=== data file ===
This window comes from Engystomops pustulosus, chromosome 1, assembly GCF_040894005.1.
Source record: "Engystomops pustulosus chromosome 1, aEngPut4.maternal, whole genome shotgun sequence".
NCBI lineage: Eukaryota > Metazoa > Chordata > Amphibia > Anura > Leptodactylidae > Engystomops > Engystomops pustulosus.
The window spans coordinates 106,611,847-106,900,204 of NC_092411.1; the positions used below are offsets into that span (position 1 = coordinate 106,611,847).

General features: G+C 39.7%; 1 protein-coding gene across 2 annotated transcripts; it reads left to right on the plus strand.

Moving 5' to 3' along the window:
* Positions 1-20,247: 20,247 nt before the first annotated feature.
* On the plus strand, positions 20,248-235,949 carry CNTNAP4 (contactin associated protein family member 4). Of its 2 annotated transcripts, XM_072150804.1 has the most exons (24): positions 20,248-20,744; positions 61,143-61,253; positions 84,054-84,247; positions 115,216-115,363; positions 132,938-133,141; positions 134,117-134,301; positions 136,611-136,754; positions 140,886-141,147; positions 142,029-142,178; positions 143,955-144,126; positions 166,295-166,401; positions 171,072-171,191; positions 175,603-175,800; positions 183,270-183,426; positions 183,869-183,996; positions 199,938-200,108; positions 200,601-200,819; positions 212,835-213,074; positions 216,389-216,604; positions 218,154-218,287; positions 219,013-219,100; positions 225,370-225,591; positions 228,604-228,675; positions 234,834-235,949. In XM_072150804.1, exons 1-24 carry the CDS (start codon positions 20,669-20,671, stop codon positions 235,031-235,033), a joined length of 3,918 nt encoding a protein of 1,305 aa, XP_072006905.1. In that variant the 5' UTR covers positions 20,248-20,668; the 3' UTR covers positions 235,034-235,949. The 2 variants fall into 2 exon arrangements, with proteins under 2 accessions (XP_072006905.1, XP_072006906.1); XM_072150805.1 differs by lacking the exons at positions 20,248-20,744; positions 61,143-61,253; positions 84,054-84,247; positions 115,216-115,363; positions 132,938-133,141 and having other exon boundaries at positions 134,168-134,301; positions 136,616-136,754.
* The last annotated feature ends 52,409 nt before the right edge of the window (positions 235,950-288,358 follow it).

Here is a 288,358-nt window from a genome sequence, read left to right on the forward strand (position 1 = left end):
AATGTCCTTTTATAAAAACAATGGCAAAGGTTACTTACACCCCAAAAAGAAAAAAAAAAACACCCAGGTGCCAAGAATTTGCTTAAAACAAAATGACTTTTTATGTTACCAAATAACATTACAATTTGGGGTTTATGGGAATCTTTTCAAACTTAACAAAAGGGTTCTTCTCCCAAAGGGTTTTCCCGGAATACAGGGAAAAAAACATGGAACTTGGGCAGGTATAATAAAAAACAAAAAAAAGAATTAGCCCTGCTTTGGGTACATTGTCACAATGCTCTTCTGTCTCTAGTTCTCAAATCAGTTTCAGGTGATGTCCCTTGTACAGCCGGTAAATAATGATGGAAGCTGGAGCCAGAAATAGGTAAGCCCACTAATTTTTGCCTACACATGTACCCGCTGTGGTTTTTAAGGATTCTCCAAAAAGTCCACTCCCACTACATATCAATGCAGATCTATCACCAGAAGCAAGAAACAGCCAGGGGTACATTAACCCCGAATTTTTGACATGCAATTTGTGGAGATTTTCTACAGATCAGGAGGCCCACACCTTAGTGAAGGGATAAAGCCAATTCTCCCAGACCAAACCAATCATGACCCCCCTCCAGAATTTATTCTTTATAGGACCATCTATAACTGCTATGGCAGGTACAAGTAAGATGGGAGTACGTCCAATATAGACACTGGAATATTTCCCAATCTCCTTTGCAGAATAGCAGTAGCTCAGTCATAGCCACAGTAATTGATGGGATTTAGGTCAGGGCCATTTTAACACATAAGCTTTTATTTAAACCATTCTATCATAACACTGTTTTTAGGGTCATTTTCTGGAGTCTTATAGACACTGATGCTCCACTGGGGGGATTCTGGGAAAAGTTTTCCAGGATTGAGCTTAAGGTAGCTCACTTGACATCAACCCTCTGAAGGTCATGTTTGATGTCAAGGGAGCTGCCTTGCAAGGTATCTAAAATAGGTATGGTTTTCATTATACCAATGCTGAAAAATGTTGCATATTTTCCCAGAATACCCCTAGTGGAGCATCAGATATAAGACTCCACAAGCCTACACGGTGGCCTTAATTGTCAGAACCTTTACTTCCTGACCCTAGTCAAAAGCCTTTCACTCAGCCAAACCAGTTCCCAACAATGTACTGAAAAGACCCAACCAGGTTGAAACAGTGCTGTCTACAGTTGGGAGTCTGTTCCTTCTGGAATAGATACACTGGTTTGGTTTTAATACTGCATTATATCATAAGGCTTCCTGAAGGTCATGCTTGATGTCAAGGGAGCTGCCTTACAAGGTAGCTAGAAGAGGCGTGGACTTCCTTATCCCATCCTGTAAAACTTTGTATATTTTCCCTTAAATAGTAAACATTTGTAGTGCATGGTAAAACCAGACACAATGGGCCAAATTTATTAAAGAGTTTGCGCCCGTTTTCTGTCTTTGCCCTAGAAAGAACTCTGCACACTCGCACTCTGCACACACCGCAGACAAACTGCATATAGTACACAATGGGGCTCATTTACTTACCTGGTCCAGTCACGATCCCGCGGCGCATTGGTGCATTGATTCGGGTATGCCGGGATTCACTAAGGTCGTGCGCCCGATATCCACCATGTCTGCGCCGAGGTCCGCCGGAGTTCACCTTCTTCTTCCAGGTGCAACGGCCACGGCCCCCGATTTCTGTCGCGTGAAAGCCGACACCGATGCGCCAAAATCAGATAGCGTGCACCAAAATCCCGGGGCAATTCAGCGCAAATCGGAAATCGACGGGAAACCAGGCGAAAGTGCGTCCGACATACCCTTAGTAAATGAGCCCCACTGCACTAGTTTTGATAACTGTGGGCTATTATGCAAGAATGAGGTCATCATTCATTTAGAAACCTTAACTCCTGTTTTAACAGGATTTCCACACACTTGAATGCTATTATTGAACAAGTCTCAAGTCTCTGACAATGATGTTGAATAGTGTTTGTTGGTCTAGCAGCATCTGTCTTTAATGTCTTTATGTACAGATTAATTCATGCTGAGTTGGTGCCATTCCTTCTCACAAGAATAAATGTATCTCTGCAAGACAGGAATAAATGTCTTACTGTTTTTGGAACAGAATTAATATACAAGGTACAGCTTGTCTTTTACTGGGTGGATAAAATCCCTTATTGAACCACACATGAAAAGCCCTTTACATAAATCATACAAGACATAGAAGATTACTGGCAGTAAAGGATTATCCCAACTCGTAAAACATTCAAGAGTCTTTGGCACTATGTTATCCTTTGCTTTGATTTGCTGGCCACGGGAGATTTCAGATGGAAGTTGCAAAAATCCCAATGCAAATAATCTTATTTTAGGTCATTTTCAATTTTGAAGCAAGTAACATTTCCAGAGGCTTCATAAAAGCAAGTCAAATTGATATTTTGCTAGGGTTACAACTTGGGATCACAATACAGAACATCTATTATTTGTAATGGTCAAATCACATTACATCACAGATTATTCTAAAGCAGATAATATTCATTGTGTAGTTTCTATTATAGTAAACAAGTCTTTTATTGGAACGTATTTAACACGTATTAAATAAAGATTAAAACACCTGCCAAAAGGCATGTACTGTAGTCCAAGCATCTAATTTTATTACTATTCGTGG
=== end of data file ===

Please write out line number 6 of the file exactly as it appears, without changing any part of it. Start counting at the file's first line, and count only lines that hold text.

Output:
Moving 5' to 3' along the window: